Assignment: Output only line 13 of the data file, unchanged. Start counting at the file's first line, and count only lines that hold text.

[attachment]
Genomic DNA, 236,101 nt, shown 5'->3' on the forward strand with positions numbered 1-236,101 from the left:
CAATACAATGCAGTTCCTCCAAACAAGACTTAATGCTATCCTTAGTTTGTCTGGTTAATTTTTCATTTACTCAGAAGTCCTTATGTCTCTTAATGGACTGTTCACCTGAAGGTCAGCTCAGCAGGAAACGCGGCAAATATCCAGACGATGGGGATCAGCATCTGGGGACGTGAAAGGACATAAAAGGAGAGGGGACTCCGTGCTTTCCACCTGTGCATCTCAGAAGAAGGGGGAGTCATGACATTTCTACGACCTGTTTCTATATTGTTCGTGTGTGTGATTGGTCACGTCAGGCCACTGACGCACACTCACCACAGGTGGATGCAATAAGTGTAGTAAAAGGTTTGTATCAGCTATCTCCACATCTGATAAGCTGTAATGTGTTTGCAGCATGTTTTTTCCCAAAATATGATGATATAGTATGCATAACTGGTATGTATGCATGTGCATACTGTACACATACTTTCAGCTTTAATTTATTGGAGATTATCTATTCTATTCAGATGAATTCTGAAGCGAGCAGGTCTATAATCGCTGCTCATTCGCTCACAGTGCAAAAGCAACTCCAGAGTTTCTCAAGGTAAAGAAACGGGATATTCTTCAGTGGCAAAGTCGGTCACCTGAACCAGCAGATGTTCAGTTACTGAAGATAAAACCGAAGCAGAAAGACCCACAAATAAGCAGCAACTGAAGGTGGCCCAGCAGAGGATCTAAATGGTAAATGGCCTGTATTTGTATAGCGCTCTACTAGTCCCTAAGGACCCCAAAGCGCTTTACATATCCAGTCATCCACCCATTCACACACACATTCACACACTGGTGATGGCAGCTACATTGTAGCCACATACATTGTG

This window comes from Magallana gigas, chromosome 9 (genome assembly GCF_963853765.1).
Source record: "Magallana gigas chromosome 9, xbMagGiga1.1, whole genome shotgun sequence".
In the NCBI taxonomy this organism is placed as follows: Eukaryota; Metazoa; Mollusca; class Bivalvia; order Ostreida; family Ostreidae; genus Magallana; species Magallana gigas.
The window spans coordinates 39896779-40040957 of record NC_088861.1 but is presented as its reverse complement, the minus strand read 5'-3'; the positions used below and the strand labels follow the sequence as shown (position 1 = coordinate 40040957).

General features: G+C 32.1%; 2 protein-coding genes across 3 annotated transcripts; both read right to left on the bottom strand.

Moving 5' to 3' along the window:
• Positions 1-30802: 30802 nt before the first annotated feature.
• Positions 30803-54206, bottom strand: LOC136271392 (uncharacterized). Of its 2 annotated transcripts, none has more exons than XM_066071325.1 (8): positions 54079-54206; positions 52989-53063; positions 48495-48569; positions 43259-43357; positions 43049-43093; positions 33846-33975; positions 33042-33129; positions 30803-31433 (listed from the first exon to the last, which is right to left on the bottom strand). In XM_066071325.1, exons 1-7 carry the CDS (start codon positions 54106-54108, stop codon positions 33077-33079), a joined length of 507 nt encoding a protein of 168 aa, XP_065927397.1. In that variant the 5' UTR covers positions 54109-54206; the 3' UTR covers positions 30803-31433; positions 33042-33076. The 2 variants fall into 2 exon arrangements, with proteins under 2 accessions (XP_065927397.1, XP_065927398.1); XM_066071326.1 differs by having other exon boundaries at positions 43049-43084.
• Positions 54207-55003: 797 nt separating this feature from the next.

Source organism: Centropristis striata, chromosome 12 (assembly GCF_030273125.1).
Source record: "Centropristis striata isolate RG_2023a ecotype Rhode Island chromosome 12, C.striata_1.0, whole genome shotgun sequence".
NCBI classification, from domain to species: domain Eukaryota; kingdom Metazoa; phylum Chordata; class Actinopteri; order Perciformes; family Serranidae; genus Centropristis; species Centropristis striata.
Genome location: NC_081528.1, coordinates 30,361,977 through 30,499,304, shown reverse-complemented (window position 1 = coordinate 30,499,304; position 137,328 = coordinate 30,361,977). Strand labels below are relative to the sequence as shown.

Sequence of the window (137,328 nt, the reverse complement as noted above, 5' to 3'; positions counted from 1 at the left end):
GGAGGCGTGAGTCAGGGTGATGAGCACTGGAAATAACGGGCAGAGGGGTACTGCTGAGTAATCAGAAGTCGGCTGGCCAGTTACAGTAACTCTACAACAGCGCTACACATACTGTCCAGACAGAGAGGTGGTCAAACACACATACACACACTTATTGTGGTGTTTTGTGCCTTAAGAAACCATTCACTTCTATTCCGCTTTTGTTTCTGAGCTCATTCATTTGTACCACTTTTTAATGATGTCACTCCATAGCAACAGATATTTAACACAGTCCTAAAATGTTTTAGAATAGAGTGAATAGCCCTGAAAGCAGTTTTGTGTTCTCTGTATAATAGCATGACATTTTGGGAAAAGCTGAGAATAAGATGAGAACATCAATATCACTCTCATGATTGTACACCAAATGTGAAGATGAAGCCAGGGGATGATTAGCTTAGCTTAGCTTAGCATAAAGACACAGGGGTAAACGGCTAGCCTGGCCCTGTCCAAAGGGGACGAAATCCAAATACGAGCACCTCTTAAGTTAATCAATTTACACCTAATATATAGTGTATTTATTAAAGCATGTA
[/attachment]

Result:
Source record: "Centropristis striata isolate RG_2023a ecotype Rhode Island chromosome 12, C.striata_1.0, whole genome shotgun sequence".